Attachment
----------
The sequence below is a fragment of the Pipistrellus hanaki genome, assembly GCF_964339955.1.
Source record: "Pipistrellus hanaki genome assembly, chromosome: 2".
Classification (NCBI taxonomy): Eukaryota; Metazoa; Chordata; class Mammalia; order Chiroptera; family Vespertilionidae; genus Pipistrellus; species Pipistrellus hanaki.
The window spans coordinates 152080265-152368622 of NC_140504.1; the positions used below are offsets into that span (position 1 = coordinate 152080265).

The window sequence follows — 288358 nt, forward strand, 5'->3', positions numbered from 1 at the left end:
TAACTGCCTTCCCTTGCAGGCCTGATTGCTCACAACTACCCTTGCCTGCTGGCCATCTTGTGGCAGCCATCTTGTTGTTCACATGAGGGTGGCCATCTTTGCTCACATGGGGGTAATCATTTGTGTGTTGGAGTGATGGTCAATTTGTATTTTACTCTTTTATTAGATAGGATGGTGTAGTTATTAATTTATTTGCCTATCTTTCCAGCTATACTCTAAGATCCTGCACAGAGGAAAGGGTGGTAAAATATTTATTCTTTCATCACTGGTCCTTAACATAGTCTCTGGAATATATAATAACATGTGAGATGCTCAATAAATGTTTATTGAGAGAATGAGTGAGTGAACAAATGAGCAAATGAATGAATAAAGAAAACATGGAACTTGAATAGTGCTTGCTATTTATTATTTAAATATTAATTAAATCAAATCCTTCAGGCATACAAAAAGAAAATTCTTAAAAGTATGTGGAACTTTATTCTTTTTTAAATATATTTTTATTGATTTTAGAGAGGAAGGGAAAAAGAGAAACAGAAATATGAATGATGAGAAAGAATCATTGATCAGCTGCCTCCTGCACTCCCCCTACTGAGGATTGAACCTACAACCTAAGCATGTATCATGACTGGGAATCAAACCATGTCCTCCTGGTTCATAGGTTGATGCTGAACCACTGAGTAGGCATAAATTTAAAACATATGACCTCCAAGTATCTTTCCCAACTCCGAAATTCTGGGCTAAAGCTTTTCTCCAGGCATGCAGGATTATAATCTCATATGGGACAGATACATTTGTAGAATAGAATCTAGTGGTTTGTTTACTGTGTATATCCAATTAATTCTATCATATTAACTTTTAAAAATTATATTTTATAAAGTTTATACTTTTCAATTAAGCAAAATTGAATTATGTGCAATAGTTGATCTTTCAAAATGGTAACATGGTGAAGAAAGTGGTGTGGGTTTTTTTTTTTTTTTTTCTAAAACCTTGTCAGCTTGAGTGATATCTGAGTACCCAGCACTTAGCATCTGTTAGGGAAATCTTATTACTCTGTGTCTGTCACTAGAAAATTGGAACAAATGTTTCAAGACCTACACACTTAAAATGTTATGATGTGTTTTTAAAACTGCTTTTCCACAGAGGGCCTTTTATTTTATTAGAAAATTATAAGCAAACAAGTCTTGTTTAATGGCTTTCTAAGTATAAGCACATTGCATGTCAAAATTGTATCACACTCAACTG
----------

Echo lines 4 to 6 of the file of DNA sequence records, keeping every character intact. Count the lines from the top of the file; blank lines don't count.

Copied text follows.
The window spans coordinates 152080265-152368622 of NC_140504.1; the positions used below are offsets into that span (position 1 = coordinate 152080265).

The window sequence follows — 288358 nt, forward strand, 5'->3', positions numbered from 1 at the left end:
TAACTGCCTTCCCTTGCAGGCCTGATTGCTCACAACTACCCTTGCCTGCTGGCCATCTTGTGGCAGCCATCTTGTTGTTCACATGAGGGTGGCCATCTTTGCTCACATGGGGGTAATCATTTGTGTGTTGGAGTGATGGTCAATTTGTATTTTACTCTTTTATTAGATAGGATGGTGTAGTTATTAATTTATTTGCCTATCTTTCCAGCTATACTCTAAGATCCTGCACAGAGGAAAGGGTGGTAAAATATTTATTCTTTCATCACTGGTCCTTAACATAGTCTCTGGAATATATAATAACATGTGAGATGCTCAATAAATGTTTATTGAGAGAATGAGTGAGTGAACAAATGAGCAAATGAATGAATAAAGAAAACATGGAACTTGAATAGTGCTTGCTATTTATTATTTAAATATTAATTAAATCAAATCCTTCAGGCATACAAAAAGAAAATTCTTAAAAGTATGTGGAACTTTATTCTTTTTTAAATATATTTTTATTGATTTTAGAGAGGAAGGGAAAAAGAGAAACAGAAATATGAATGATGAGAAAGAATCATTGATCAGCTGCCTCCTGCACTCCCCCTACTGAGGATTGAACCTACAACCTAAGCATGTATCATGACTGGGAATCAAACCATGTCCTCCTGGTTCATAGGTTGATGCTGAACCACTGAGTAGGCATAAATTTAAAACATATGACCTCCAAGTATCTTTCCCAACTCCGAAATTCTGGGCTAAAGCTTTTCTCCAGGCATGCAGGATTATAATCTCATATGGGACAGATACATTTGTAGAATAGAATCTAGTGGTTTGTTTACTGTGTATATCCAATTAATTCTATCATATTAACTTTTAAAAATTATATTTTATAAAGTTTATACTTTTCAATTAAGCAAAATTGAATTATGTGCAATAGTTGATCTTTCAAAATGGTAACATGGTGAAGAAAGTGGTGTGGGTTTTTTTTTTTTTTTTTCTAAAACCTTGTCAGCTTGAGTGATATCTGAGTACCCAGCACTTAGCATCTGTTAGGGAAATCTTATTACTCTGTGTCTGTCACTAGAAAATTGGAACAAATGTTTCAAGACCTACACACTTAAAATGTTATGATGTGTTTTTAAAACTGCTTTTCCACAGAGGGCCTTTTATTTTATTAGAAAATTATAAGCAAACAAGTCTTGTTTAATGGCTTTCTAAGTATAAGCACATTGCATGTCAAAATTGTATCACACTCAACTG